of a tangled soul,
if you will listen kindly.

My voice will stray
so stay right here,
and let your touch be guiding.

Our step so light
no footprints follow;
ahead is all we need.

10 April 2012

impending psychiatric doom - uh, appointment

I have my first appointment with the VA psychiatrist tomorrow morning. I'm a little nervous and I don't know why. It has been just over four months since I first started trying to get this appointment. (The VA is so damn slow.) Now that it's finally close, I'm not looking forward to it anymore. I wish Archer could come, but he has to be at work during that time. Why can't I just email the doc the link to my blog? (Yes, that was rhetorical.)


I can't sleep.

meeting my family

My family, from my perspective, is atypical in their interactions with each other. There's a lot of political maneuvering and implied chastisement going on. Despite that, they really do love each other. It can be hard to grasp.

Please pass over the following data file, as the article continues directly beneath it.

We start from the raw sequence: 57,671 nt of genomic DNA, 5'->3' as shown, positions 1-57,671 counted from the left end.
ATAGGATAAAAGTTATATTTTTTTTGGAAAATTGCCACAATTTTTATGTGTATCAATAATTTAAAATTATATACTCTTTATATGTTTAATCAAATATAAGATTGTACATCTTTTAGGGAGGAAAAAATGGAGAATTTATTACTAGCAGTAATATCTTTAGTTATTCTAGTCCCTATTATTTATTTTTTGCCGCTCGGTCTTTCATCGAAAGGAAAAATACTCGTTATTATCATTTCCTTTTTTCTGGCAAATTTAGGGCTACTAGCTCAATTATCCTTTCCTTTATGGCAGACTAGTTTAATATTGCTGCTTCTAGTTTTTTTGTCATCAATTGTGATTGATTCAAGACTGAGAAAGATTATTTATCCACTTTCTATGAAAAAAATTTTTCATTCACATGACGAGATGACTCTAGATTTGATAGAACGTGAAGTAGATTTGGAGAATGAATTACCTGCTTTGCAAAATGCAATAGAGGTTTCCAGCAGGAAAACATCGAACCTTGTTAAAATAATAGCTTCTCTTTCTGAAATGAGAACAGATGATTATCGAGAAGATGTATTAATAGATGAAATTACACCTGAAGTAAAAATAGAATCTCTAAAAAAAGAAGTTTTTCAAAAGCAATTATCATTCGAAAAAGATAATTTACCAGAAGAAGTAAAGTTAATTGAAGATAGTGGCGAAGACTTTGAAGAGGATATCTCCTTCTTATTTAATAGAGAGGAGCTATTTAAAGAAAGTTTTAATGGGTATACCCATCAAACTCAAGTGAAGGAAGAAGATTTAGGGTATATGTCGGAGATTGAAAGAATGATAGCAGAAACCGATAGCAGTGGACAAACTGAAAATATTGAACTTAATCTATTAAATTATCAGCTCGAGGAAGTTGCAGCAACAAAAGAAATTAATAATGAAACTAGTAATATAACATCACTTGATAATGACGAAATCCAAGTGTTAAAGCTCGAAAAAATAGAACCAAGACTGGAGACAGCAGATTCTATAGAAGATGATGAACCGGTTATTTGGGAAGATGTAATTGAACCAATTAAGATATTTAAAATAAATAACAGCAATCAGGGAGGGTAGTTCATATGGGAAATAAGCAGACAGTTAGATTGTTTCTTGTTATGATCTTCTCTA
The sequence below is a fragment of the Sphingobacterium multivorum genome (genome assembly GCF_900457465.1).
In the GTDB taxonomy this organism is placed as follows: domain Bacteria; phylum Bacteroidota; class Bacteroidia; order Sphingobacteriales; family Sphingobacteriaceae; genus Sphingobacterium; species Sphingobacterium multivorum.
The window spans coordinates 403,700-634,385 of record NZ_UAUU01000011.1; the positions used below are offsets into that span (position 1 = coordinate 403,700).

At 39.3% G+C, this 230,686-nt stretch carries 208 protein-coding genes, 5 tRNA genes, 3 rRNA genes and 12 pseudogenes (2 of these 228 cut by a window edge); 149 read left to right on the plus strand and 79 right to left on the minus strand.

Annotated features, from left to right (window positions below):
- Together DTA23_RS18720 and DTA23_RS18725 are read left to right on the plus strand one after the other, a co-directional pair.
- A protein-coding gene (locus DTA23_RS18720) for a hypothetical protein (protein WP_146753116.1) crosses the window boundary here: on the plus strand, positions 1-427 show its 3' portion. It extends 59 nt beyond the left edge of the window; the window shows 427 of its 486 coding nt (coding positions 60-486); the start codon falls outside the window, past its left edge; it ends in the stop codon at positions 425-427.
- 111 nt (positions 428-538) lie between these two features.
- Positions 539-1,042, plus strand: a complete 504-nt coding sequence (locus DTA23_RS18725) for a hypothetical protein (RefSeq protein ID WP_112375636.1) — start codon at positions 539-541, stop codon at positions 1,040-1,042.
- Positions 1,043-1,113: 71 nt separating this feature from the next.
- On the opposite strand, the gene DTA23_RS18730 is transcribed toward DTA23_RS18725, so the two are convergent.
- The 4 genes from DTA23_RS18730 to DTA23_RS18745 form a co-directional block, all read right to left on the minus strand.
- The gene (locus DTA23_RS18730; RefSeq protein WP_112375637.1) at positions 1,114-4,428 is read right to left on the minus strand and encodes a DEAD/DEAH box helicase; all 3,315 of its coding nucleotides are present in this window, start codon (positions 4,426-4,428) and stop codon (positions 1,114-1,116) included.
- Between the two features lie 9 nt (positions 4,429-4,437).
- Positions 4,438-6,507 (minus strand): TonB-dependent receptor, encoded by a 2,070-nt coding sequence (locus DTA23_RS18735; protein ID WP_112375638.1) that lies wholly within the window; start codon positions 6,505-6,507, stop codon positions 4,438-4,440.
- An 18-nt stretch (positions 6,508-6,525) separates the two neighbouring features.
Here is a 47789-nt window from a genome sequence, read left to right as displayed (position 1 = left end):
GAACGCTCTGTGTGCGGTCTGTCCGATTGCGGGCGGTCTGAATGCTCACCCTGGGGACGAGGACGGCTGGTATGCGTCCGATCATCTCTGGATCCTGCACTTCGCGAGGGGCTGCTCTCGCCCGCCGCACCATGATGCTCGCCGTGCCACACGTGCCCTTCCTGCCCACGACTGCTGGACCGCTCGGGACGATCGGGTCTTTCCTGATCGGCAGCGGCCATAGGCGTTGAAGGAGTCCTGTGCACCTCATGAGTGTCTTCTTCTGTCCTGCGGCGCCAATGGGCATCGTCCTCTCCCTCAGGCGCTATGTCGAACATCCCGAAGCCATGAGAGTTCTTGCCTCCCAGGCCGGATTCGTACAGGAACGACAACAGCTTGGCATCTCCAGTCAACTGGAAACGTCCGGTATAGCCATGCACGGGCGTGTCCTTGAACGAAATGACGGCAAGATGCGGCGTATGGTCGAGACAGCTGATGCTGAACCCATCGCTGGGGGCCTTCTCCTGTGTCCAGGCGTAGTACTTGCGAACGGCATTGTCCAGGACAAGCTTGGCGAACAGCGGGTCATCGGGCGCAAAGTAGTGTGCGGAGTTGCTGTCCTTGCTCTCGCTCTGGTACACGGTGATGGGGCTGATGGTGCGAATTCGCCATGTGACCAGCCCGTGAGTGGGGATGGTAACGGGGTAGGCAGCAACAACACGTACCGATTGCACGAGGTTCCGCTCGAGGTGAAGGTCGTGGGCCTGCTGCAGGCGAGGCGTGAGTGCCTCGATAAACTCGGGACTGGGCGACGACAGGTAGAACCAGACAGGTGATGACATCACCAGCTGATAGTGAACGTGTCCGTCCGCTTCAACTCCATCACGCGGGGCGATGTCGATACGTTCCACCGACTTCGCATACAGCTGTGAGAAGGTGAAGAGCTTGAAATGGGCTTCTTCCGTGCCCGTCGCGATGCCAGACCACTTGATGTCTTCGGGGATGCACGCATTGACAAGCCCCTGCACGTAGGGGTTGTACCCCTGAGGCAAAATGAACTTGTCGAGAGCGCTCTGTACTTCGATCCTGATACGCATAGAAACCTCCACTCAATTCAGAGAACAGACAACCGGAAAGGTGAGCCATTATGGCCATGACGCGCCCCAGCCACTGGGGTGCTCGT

If you meet my biological family, you are important to me. It's symbolic, though not for traditional reasons. I'm neither proud nor ashamed of my family, but I fear they will be misunderstood. By extension, that would represent a misunderstanding of me.

I want my lovers to understand me. It's important, perhaps because I so rarely understand myself. If they understand me, maybe they won't be so hurt or angry when I do some foolish and otherwise incomprehensible thing.

Understanding my family is one of the many keys necessary to understanding me. If you don't understand my family, that lock - and every connected lock - will never open for you. Thus, your connection with me will always be limited.

So if I have enough confidence in you to offer to introduce you to my family, take it - and take it as a complement. Because I wouldn't offer if I thought you wouldn't understand.

some sexy dark and bloody writing for Magaly

This is for Magaly's 3rd blogoshpere anniversary party.